Conversely, as this present study indicates, you can have less that 5 mm of protrusion, and have the symptoms of Chiari.
 

pattismith

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@Hip,
So surgery now depends on symptoms, and not on the protrusion size.
The polemic that remains between specialists is about cranio-cervical fusion.
This 2017 paper by Dr Brodbelt says:

"Recently, patients with Ehlers Danlos syndrome (EDS) and a Chiari I malformation have made representation to the UK Department of Health for funding to be treated abroad. This action arises out of the suggestion made by a number of surgeons in the United States (US), that cranio-cervical fixation can significantly help such patients, not only for their classic Valsalva related headaches but also for many of the additional, disabling symptoms associated with EDS of the hypermobile type.1,2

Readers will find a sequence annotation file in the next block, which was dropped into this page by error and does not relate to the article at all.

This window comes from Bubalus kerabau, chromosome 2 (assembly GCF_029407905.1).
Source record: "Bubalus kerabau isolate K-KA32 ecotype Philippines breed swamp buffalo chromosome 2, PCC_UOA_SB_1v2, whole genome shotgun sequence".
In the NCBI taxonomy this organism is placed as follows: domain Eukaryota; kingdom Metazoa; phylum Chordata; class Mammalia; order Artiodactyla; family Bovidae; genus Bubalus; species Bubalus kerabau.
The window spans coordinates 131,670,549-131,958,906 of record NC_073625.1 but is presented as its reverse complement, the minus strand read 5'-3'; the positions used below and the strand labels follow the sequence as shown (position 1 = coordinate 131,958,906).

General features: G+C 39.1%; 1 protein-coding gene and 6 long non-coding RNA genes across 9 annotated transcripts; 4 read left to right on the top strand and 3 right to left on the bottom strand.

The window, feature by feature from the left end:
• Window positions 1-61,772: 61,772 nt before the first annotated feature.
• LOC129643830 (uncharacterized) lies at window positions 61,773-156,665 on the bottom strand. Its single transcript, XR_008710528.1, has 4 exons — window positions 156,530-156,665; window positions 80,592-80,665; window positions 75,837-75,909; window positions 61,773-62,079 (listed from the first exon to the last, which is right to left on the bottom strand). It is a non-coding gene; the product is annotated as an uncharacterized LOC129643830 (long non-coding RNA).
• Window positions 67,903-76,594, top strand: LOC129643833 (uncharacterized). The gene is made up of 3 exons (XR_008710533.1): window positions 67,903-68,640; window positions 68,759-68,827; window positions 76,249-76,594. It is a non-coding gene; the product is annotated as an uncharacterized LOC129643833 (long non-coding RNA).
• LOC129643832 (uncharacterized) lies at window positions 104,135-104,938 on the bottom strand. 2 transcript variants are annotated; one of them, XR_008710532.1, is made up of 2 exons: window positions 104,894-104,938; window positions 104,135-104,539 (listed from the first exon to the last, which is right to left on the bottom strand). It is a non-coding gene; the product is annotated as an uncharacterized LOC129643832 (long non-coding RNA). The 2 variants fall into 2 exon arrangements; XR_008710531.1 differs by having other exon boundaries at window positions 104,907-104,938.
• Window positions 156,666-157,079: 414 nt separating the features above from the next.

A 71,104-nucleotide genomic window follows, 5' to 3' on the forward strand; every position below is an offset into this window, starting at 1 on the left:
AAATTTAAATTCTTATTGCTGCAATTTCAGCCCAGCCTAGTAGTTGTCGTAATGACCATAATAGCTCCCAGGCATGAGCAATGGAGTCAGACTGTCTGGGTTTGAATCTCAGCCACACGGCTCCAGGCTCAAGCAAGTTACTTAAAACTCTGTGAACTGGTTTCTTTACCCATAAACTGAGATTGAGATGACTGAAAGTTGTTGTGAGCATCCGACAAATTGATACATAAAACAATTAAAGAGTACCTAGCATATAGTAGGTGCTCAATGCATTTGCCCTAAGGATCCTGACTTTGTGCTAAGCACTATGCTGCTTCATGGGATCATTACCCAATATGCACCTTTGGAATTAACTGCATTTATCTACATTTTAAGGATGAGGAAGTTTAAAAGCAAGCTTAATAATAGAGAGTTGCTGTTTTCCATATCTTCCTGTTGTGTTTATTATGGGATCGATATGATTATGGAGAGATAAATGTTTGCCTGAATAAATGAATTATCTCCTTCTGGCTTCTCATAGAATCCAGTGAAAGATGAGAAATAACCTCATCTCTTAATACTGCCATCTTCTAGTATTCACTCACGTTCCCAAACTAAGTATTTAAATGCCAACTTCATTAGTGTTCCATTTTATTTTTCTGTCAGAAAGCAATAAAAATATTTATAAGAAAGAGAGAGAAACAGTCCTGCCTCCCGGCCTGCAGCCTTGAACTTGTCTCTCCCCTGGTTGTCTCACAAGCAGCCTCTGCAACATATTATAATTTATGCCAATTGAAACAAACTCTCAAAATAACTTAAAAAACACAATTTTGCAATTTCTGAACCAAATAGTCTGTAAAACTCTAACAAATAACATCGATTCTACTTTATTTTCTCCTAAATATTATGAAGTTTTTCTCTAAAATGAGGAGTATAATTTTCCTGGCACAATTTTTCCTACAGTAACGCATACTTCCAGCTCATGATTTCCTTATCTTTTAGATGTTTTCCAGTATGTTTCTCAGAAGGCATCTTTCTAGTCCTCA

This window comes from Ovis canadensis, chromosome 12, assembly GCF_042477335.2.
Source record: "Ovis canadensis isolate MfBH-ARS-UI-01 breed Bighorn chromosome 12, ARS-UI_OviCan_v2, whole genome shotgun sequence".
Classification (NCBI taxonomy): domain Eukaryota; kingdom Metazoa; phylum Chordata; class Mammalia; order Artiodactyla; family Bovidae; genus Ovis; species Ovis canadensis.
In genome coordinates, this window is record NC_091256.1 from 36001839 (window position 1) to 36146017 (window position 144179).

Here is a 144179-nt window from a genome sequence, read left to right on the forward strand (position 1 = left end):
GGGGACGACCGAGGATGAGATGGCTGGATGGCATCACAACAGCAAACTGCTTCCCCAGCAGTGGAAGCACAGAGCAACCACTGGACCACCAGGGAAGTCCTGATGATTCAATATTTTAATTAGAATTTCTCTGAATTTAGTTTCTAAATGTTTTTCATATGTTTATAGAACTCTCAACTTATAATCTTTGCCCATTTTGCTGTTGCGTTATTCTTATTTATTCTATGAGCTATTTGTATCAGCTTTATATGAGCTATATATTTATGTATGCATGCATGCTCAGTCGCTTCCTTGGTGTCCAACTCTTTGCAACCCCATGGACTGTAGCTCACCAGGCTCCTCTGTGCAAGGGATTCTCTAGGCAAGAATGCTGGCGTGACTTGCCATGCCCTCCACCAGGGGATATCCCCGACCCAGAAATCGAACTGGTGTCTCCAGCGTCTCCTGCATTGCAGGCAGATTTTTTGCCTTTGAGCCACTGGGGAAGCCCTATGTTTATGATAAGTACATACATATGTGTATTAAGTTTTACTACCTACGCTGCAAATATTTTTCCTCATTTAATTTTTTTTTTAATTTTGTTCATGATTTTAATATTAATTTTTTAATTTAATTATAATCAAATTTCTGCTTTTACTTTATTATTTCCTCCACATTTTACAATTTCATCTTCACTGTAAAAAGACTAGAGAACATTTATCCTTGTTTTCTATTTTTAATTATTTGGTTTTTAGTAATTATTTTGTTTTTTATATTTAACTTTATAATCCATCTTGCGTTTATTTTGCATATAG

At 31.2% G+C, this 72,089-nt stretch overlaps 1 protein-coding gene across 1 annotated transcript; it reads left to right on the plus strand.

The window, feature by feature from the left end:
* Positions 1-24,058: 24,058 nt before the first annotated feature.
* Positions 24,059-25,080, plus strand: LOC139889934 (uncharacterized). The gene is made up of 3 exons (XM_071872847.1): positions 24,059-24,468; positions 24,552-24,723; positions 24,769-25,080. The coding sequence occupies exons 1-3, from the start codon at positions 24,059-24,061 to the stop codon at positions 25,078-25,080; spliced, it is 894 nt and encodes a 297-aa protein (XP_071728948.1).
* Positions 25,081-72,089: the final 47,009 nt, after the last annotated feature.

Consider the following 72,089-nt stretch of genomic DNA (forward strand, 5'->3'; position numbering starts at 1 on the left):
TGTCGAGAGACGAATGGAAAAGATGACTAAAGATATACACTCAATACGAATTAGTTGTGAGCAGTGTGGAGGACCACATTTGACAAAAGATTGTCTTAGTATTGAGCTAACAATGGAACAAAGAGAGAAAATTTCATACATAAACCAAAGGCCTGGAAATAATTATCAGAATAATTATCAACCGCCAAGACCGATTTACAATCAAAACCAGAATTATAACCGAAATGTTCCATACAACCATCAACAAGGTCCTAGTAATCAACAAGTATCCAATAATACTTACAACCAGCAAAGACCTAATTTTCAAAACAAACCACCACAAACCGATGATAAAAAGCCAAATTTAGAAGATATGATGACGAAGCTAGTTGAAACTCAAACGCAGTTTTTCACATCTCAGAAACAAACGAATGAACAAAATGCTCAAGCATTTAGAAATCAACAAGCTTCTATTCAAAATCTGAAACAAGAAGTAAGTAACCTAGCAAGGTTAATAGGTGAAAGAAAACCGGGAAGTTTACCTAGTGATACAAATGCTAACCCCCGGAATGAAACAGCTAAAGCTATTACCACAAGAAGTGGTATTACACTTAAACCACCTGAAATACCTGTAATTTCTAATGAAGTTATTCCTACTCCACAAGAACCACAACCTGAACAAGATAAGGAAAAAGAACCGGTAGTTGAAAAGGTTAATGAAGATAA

This treatment is not, however, widely accepted, even in the US, where there are a limited number of surgeons who carry out the bulk of these fixations. The contention made by some campaigners in the UK is that neurosurgeons here do not understand the disease and that they are unable to perform the surgery. Emotions are running high in some circles and on social media. There have been national headlines, introducing individual patients stories, some of which claim that the affected individuals’ necks are unstable and that these victims risk rapidly worsening disability, or even death, if not urgently treated. Funds are raised for surgical treatment overseas, on the basis that the NHS is unable to provide this treatment. It is certainly understandable that patients would become very concerned if this were the truth and if these risks were indeed real.